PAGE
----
By Kayla Benjamin
Happy springtime! Temperatures rose, jackets started to come off and the District’s favorite flower hit its peak last week. With more sunshine and greener grass on its way for “Earth Month” in April, now’s a great time to look back on the environmental stories you might have missed this month.
Cherry Blossoms are Blooming Earlier Thanks to Climate Change
The National Park Service called it official on March 23 — the cherry blossoms had hit “peak bloom.” That’s the period when about 70% of the Yoshino cherry blossom trees are flowering. This year, the timing lined up nearly perfectly with the start of the National Cherry Blossom Festival — the pink petals were at their fullest over the weekend during Saturday’s grand opening ceremony and the annual kite festival on Sunday.
But the nice timing also serves as a reminder that climate change is tangibly changing our world. Over the last century, the cherry blossoms’ peak bloom date has crept forward in the season; it now comes about a week earlier on average than it did in 1920, according to National Park Service data. That’s because average temperatures — globally and locally — have gotten warmer as fossil fuels have increased the levels of carbon dioxide and other greenhouse gasses in the atmosphere.
It’s Electrifying! Getting Around Without Gas, That Is
Electric transportation in the District continued to grow this month. Capital Bikeshare — the D.C.-area-specific company that allows riders to rent a bike from one dock and drop it at another — unveiled a new e-bike model on March 20. The city will get more than 700 of the e-bikes, which have a 60-mile range and can go up to 20 miles per hour, according to reporting from DCist.
In other non-gas transit news from last week, WMATA released its “Zero-Emission Bus Transition Plan” March 23. The initiative aims to switch to a fully-electric bus fleet by 2042, three years before the Metro Board’s original goal. Earlier in the month, the transit agency broke ground on Bladensburg Bus Garage, which is slated to host about 150 zero-emissions buses when it reopens.
Electric transit isn’t just good for reducing the carbon emissions that are rapidly turning up our planet’s thermostat. It also cuts down on air pollution, which causes serious and deeply unequal public health harms. The District’s historically Black and brown neighborhoods experience higher levels of air pollutants that increase risks for health problems like lung cancer and strokes compared to whiter parts of the city. One 2021 study published in the journal GeoHealth found that some neighborhoods in Southeast experience more than four times as many pollution-related premature deaths as some wealthy areas in Northwest do.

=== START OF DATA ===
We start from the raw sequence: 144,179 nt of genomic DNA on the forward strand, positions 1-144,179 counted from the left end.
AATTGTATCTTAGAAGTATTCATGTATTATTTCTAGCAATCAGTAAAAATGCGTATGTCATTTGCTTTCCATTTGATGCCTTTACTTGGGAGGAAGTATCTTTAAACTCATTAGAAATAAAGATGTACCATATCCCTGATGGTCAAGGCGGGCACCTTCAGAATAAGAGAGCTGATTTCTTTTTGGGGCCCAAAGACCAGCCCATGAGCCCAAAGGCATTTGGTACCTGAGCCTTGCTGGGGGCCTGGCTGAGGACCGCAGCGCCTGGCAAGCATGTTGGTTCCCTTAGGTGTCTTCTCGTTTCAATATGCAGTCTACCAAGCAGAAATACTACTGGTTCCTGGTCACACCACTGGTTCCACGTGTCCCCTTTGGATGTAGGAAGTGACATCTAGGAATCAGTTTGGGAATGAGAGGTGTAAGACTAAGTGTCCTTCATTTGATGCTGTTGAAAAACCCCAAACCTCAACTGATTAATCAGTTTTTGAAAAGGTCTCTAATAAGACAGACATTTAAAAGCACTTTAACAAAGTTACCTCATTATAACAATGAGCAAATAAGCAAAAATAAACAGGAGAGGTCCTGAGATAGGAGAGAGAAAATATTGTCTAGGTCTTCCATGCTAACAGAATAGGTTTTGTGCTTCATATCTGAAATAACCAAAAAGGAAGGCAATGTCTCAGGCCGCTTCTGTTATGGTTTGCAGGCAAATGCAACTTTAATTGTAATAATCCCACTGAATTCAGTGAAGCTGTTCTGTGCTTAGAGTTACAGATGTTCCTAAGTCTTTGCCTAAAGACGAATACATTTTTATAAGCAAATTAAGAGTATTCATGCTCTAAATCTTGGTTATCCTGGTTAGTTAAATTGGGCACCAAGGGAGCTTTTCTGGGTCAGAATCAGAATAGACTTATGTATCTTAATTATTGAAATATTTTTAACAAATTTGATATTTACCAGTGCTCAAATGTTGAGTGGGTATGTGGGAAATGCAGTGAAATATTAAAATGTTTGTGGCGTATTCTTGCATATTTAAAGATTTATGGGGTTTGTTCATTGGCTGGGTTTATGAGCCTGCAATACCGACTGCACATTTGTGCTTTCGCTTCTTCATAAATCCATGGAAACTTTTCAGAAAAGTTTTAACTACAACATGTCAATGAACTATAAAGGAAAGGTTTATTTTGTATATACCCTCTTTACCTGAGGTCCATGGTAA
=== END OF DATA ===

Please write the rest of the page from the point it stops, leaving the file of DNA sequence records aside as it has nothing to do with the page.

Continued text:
Secretary-General on Latest U.N. Report: ‘The climate time-bomb is ticking‘
Here’s a boring-sounding sentence for you: The United Nations Intergovernmental Panel on Climate Change published its most recent Synthesis Report on March 20. Here’s a translated version: the world’s leading climate experts said to the world last week, ‘act now or it will be too late.’
“Our world needs climate action on all fronts — everything, everywhere, all at once,” U.N. Secretary-General António Guterres said, making a reference to this year’s Oscar Best Picture winner.
A few of the top-line findings from the report, in plain English:
- Humans have already caused the Earth to warm up by 2 degrees Fahrenheit, and that has caused changes to the climate unprecedented in human history. The last decade was the warmest in about 125,000 years.
- Climate change impacts on people and ecosystems have been worse than expected. Some vulnerable communities have already lost their homes and livelihoods.
- Meeting the world’s agreed-upon goal — limiting warming to 2.7 degrees Fahrenheit — remains possible. It would require immediate and sweeping action to reduce and then eliminate fossil fuel burning.
- Even if the world misses the 2.7-degree mark, every tenth of a degree beyond that will matter. Every additional bit of warming increases risks immensely, but by the same token, every bit of warming avoided makes a big difference.
- Climate change exacerbates global inequality. The impacts of global warming hit poorer, historically marginalized communities hardest — and those same people produce the fewest emissions. Efforts to reduce emissions and adapt to climate impacts will add to inequities unless justice features centrally in every climate conversation.
Readers: The Informer has some exciting plans for our environmental coverage this spring — and we want to hear from you! Would you read an environmental roundup newsletter, similar to this one, delivered to your inbox monthly? Let us know at email@example.com.
This post was originally published on The Washington Informer.